1. It involved a refusal. This is clearly stated in verse 24. When faith comes into operation we are led not only to do what is right, but to discern between right and wrong, and to refuse the wrong. By faith Moses made this great refusal. The Bible is full of illustrations of the refusals of faith – for example: Joseph – look up Genesis 39:9; Shadrach, Meshach and Abed-nego – look up Daniel 3:12; Daniel – look up Daniel 6:13; and Peter and John – look up Acts 4:18-20.
  2. It involved a great refusal. What did he refuse? He refused ‘to be known as the son of Pharaoh’s daughter’ (verse 24); he refused ‘the pleasures of sin’ (verse 25); he refused ‘the treasures of Egypt’ (verse 26). From a worldly standpoint he was mad! But he was not acting and choosing within the context of the world, but within the context of eternity. Our Saviour is calling us today to refuse all that is contrary to His will.
  3. In refusing what for him was wrong he also chose what was right. He chose ‘to be ill-treated’ (verse 25); ‘disgrace’ (verse 26); an eternal reward (verse 26); and the present peace of God filling his heart – look up Philippians 4:7. Notice in verse 26 that away back in approximately 1500 BC Moses ‘regarded disgrace for the sake of Christ’. The decision of faith will mean just this for us today – look up and compare Luke 14:26, 27 and 33; 2 Corinthians 12:10; Hebrews 13:12-14; 1 Peter 4:14. Refusing is negative, choosing is positive. Let us be careful that we are balanced in our Christian life and that it is not made up of negations.
  4. It was a considered decision. The word ‘regarded’ in verse 26 literally means ‘accounting’ or ‘balancing up’. So Moses weighed the whole matter up carefully, then made his decision – look up Luke 14:28-32. Write down the pros and the cons of what Moses would gain and lose by not making the decision of faith, and see what he did gain and did lose by making his great decision.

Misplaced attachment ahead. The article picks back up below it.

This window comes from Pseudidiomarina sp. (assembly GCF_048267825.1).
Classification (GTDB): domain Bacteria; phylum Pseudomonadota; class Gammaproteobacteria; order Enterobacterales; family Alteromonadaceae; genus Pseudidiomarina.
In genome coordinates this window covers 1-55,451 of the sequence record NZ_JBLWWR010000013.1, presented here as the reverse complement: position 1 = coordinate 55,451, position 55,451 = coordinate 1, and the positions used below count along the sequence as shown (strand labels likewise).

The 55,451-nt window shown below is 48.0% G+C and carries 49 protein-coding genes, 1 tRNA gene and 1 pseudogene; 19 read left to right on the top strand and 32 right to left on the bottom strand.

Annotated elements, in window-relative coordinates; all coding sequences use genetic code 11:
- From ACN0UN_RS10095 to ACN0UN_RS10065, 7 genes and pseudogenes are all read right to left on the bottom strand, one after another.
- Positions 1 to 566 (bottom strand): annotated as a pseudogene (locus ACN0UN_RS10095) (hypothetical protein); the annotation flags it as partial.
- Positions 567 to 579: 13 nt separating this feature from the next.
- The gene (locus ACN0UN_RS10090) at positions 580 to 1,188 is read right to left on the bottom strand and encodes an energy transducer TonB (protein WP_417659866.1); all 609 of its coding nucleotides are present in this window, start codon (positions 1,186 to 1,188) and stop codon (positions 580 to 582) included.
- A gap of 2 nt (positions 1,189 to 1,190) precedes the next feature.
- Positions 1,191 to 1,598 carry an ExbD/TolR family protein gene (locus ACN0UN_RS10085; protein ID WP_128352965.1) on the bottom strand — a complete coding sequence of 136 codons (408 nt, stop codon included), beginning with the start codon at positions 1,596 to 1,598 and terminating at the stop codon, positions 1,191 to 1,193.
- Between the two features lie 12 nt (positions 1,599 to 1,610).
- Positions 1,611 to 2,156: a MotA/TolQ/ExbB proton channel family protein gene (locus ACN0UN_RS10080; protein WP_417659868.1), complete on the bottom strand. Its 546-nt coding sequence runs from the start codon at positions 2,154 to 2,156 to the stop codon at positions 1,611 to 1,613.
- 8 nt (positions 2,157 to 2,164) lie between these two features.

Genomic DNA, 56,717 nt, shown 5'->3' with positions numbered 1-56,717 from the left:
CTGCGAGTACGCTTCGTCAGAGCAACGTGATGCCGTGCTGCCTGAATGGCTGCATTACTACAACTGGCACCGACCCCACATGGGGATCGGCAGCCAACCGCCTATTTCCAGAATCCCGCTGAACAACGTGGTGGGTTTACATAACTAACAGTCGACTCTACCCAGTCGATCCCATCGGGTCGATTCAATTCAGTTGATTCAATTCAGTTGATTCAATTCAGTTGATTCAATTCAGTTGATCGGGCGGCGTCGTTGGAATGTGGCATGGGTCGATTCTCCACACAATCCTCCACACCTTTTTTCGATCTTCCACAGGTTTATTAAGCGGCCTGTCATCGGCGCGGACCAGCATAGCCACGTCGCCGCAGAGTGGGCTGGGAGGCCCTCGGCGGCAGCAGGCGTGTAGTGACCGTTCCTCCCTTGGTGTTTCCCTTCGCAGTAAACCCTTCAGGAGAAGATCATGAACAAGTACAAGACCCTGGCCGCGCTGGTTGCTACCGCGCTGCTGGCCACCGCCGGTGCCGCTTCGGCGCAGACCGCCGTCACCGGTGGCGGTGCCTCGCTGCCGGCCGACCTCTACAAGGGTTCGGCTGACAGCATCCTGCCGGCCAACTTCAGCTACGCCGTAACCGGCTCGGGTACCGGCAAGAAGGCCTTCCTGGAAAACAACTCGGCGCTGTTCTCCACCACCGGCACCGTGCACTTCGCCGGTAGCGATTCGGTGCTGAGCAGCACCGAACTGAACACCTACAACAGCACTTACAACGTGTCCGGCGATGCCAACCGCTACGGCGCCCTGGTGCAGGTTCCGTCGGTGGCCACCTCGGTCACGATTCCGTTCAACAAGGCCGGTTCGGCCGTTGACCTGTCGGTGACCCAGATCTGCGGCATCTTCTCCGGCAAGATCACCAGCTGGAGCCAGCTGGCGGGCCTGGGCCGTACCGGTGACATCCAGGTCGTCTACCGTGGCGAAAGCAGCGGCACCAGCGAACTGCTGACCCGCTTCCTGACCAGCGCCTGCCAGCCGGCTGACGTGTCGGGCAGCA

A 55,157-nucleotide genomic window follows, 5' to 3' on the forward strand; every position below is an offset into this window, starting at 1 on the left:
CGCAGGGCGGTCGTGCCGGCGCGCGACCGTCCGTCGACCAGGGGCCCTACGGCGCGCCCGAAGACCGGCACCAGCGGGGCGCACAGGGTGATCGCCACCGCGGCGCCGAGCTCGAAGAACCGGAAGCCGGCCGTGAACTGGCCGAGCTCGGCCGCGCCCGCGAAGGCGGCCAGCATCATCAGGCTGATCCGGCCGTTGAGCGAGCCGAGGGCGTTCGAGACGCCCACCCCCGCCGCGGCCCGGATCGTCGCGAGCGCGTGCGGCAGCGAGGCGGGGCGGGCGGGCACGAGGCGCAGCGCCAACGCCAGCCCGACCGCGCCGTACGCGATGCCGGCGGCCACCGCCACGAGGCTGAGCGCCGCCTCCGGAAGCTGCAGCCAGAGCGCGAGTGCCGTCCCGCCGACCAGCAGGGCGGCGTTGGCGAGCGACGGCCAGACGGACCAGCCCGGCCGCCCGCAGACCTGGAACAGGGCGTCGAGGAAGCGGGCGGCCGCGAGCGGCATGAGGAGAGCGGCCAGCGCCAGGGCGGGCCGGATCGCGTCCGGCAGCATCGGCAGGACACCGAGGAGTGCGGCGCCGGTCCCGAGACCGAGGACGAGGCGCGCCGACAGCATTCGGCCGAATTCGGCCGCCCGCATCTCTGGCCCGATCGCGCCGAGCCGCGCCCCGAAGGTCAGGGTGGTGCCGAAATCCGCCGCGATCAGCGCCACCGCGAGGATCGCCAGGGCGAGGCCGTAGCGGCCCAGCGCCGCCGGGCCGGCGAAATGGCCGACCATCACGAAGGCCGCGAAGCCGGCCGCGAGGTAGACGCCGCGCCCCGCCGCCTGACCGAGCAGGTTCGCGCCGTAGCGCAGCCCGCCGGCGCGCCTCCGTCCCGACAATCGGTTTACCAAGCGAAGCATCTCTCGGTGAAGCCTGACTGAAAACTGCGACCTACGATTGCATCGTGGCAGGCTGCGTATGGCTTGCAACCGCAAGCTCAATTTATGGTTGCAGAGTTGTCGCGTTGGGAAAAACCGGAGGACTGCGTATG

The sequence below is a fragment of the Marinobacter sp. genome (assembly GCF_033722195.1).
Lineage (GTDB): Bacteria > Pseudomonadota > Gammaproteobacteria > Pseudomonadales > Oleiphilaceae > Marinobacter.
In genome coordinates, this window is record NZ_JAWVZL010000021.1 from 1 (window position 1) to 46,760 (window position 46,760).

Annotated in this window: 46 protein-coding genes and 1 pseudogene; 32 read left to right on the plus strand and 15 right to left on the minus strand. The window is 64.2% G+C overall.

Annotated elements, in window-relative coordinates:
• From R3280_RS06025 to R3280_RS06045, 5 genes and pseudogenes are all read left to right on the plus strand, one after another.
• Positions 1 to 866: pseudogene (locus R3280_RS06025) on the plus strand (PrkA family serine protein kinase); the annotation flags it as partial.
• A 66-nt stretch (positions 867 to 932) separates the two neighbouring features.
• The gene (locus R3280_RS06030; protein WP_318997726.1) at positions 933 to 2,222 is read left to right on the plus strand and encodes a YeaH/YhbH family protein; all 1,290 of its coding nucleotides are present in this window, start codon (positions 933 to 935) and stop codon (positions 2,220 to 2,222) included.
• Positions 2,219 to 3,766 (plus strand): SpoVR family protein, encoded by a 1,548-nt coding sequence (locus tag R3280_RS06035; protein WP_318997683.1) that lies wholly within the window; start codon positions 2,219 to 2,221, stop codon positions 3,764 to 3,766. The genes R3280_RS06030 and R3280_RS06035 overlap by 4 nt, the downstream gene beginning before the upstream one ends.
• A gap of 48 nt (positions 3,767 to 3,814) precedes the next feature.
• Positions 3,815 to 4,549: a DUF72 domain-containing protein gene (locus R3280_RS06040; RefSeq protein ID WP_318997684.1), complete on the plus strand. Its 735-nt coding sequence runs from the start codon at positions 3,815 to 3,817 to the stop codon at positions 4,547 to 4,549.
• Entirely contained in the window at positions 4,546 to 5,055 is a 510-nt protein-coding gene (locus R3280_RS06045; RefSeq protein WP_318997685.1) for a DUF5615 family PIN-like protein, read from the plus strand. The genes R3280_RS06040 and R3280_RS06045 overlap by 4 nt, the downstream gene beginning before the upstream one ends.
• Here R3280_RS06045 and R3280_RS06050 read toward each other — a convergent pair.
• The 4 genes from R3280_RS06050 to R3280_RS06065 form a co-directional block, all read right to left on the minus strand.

5. And so, it was a right decision. Costly, but right! And what a great word that is – Is it right? Is it right for me, a child of God, a believer…? It may seem right to the world, but I am not of the world – look up John 17:14; therefore, is it right…? – look up Acts 4:19.



What was it that constrained Moses to make this great decision? There are two things to notice in verses 25-27. Moses carefully weighed up the whole matter, then decided that:

  1. It is worth more to follow Christ than to stay in Egypt. Any gains by staying in Egypt would only be temporary; but to follow Christ and to live for Him would result in spiritual and eternal blessedness, which must be infinitely more to be desired than anything merely temporal and material – look up and compare Mark 8:36; Romans 8:14-18.
  2. Whatever he might deny himself in time would be fully compensated by the reward he would receive in eternity. Verse 26 tells us Moses ‘was looking ahead to his reward’; in other words, he looked beyond that which he could see, into eternity, and knew that there he would be rewarded for faithfulness to his Lord. What influenced Moses when he was faced with these decisions was this – he had an eye on Heaven and eternity, and therefore he acted in the light of eternity and eternity’s values. Look up Colossians 3, verses 1, 2 and 24, and face the question: Am I living for time or for eternity?